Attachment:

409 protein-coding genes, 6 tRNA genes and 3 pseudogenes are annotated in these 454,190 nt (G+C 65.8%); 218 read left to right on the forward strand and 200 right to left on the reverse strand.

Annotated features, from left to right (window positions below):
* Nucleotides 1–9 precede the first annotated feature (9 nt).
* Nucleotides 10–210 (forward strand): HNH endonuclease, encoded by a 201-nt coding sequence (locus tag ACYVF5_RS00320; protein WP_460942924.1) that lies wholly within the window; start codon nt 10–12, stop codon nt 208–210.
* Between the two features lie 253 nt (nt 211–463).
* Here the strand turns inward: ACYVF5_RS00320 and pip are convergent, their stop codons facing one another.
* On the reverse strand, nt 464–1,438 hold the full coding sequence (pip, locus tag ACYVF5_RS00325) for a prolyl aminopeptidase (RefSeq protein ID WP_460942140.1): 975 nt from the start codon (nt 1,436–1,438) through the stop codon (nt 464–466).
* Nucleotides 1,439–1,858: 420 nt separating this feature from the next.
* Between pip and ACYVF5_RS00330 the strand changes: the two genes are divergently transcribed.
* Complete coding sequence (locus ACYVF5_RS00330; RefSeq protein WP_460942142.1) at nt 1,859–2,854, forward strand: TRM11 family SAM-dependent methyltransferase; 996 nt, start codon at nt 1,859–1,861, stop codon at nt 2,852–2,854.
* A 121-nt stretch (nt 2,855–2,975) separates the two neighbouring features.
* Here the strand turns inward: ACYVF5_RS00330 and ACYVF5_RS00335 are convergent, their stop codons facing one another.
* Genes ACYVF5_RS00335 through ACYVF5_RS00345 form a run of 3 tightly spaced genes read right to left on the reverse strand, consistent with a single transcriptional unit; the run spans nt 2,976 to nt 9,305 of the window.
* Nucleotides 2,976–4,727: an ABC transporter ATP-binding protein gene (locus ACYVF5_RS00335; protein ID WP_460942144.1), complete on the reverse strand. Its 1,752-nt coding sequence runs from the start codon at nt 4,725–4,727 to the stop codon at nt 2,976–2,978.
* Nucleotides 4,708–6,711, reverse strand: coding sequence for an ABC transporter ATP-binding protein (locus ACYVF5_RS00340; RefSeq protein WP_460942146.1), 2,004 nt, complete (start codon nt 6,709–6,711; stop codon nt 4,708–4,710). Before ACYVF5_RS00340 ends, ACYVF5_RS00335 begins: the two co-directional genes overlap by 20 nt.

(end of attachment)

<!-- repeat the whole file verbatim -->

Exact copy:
409 protein-coding genes, 6 tRNA genes and 3 pseudogenes are annotated in these 454,190 nt (G+C 65.8%); 218 read left to right on the forward strand and 200 right to left on the reverse strand.

Annotated features, from left to right (window positions below):
* Nucleotides 1–9 precede the first annotated feature (9 nt).
* Nucleotides 10–210 (forward strand): HNH endonuclease, encoded by a 201-nt coding sequence (locus tag ACYVF5_RS00320; protein WP_460942924.1) that lies wholly within the window; start codon nt 10–12, stop codon nt 208–210.
* Between the two features lie 253 nt (nt 211–463).
* Here the strand turns inward: ACYVF5_RS00320 and pip are convergent, their stop codons facing one another.
* On the reverse strand, nt 464–1,438 hold the full coding sequence (pip, locus tag ACYVF5_RS00325) for a prolyl aminopeptidase (RefSeq protein ID WP_460942140.1): 975 nt from the start codon (nt 1,436–1,438) through the stop codon (nt 464–466).
* Nucleotides 1,439–1,858: 420 nt separating this feature from the next.
* Between pip and ACYVF5_RS00330 the strand changes: the two genes are divergently transcribed.
* Complete coding sequence (locus ACYVF5_RS00330; RefSeq protein WP_460942142.1) at nt 1,859–2,854, forward strand: TRM11 family SAM-dependent methyltransferase; 996 nt, start codon at nt 1,859–1,861, stop codon at nt 2,852–2,854.
* A 121-nt stretch (nt 2,855–2,975) separates the two neighbouring features.
* Here the strand turns inward: ACYVF5_RS00330 and ACYVF5_RS00335 are convergent, their stop codons facing one another.
* Genes ACYVF5_RS00335 through ACYVF5_RS00345 form a run of 3 tightly spaced genes read right to left on the reverse strand, consistent with a single transcriptional unit; the run spans nt 2,976 to nt 9,305 of the window.
* Nucleotides 2,976–4,727: an ABC transporter ATP-binding protein gene (locus ACYVF5_RS00335; protein ID WP_460942144.1), complete on the reverse strand. Its 1,752-nt coding sequence runs from the start codon at nt 4,725–4,727 to the stop codon at nt 2,976–2,978.
* Nucleotides 4,708–6,711, reverse strand: coding sequence for an ABC transporter ATP-binding protein (locus ACYVF5_RS00340; RefSeq protein WP_460942146.1), 2,004 nt, complete (start codon nt 6,709–6,711; stop codon nt 4,708–4,710). Before ACYVF5_RS00340 ends, ACYVF5_RS00335 begins: the two co-directional genes overlap by 20 nt.